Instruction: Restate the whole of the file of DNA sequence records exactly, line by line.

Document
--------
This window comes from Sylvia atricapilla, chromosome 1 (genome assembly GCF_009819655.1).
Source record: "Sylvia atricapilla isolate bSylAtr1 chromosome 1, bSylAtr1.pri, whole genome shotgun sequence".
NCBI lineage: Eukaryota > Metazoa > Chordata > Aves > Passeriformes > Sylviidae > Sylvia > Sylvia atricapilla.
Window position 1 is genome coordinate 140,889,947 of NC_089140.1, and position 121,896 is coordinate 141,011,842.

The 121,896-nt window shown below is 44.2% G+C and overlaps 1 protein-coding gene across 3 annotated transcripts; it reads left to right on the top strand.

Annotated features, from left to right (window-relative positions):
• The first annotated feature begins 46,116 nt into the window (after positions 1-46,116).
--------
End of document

This window comes from Sylvia atricapilla, chromosome 1 (genome assembly GCF_009819655.1).
Source record: "Sylvia atricapilla isolate bSylAtr1 chromosome 1, bSylAtr1.pri, whole genome shotgun sequence".
NCBI lineage: Eukaryota > Metazoa > Chordata > Aves > Passeriformes > Sylviidae > Sylvia > Sylvia atricapilla.
Window position 1 is genome coordinate 140,889,947 of NC_089140.1, and position 121,896 is coordinate 141,011,842.

The 121,896-nt window shown below is 44.2% G+C and overlaps 1 protein-coding gene across 3 annotated transcripts; it reads left to right on the top strand.

Annotated features, from left to right (window-relative positions):
• The first annotated feature begins 46,116 nt into the window (after positions 1-46,116).